Implementing the Affordable Care Act's Health Insurance Marketplaces: An Analysis of Enrollment Success by Marketplace Type
AuthorJoiner, Amber Joy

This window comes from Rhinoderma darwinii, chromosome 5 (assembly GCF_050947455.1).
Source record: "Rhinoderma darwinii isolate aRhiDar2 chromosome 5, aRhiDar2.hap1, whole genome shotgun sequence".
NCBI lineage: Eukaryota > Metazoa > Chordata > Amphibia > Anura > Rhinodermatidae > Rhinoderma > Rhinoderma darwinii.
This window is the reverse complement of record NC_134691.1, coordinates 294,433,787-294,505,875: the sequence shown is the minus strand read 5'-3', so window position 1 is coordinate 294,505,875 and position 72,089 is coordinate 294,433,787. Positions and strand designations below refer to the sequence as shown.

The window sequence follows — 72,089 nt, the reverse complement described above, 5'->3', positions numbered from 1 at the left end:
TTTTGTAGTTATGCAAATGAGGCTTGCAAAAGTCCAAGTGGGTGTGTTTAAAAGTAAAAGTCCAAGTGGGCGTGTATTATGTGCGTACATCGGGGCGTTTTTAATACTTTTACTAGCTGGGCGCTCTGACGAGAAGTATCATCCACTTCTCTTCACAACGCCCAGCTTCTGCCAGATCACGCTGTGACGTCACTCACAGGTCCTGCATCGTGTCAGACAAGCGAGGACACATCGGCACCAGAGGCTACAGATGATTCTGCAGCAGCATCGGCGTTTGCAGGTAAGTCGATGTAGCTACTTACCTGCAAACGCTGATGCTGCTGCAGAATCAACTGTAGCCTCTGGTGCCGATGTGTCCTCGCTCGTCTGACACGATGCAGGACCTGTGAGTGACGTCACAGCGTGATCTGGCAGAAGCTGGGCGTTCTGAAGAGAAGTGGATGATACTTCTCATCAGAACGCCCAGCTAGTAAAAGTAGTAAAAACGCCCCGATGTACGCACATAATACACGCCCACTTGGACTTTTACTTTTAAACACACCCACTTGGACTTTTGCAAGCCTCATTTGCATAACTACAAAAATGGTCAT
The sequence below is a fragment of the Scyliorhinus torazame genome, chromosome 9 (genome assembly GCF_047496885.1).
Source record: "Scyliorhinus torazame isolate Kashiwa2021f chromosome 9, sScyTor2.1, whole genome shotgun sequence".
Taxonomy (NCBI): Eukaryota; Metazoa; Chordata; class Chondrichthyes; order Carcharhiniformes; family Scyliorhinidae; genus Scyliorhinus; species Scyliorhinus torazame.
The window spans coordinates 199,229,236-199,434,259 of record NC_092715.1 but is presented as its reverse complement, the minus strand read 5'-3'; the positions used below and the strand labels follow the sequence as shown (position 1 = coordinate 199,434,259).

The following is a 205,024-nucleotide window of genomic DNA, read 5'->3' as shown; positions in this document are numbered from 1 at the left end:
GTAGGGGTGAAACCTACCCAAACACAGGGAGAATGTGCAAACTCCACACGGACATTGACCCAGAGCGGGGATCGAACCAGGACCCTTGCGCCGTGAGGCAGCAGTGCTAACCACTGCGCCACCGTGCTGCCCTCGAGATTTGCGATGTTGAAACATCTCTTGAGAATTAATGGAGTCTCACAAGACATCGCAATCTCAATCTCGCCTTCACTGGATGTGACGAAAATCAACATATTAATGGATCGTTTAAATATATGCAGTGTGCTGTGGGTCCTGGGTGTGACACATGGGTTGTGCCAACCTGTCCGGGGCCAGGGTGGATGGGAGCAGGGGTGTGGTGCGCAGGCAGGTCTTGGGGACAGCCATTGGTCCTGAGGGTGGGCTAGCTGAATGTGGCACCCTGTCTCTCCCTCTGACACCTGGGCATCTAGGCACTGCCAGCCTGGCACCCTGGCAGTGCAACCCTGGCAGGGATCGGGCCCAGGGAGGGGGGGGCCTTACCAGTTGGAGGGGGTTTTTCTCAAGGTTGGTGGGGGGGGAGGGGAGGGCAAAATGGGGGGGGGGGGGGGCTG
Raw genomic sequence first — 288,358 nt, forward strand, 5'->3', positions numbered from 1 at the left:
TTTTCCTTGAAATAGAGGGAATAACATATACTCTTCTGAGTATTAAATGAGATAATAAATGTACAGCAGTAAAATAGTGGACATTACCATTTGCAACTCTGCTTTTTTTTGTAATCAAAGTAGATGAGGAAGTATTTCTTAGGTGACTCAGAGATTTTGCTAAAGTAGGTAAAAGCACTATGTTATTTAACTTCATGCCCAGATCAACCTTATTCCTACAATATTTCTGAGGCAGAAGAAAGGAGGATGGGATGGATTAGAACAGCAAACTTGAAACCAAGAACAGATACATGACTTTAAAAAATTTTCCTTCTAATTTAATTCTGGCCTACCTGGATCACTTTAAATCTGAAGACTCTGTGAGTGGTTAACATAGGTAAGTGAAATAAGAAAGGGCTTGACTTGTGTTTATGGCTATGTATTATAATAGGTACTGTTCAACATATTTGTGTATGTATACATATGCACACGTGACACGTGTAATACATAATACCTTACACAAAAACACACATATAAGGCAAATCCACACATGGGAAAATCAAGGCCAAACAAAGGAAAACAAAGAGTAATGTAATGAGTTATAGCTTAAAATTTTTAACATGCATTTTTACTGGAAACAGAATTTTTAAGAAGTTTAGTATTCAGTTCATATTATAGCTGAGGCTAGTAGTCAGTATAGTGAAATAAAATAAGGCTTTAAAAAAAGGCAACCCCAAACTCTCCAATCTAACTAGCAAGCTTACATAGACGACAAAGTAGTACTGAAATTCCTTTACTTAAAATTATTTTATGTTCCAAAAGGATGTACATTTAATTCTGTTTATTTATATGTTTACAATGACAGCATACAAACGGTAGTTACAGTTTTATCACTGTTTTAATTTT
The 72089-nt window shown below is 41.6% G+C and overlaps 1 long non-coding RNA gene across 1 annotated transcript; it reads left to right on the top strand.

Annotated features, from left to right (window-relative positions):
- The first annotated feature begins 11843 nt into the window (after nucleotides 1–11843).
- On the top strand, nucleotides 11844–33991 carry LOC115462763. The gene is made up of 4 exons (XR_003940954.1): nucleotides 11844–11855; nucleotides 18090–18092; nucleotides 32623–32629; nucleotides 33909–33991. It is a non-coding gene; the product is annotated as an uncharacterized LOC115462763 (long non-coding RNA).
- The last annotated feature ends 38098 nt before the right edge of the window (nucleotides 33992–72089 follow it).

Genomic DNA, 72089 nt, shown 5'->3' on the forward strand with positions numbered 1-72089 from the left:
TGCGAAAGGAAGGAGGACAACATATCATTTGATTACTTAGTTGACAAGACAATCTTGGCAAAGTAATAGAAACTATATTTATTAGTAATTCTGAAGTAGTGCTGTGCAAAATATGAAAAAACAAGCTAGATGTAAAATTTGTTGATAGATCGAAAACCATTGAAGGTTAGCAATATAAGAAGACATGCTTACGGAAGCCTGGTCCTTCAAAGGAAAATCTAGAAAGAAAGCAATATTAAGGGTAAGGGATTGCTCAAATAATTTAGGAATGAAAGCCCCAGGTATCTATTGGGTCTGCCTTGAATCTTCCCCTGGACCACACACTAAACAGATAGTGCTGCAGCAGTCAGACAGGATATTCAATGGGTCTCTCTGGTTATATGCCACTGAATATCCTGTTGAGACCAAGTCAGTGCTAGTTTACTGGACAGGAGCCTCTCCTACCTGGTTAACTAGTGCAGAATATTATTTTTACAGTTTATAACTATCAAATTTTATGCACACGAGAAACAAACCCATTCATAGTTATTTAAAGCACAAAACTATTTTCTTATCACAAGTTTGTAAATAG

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On October 1, 2013, the most visible component of the Patient Protection and Affordable Care Act (Public Law 111-148) (ACA) went live. Health insurance marketplaces provided residents with a place to shop and receive subsidies for insurance plans that contained the essential health benefits required by the ACA. The ACA required each state to establish an exchange, but it also provided flexibility so if a state elected not to (or could not) build its own, the federal government would implement the marketplace. A handful of states chose a hybrid implementation, which used the federal HealthCare.gov website but left certain decisions to the states. In the end, twice as many states chose to use the federal HealthCare.gov website compared to states that created a state-based marketplace and website. This trifurcated approach to implementing the health insurance marketplaces where residents were either served by a federally-facilitated, state-based, or hybrid marketplace, provides a unique situation for comparison and analysis relating to federalism and public policy implementation. This policy analysis examines the implementation of the ACA’s health insurance marketplaces in all 50 states and the District of Columbia. It discusses enrollment success during the first five open enrollment periods across all three marketplace types. Among the federally-facilitated, state-based, or hybrid marketplaces, was one type more successful than the others at enrolling residents in health insurance? What factors may have played a role in success or failure? This study discusses the ACA marketplaces as a case study in federalism and public policy implementation.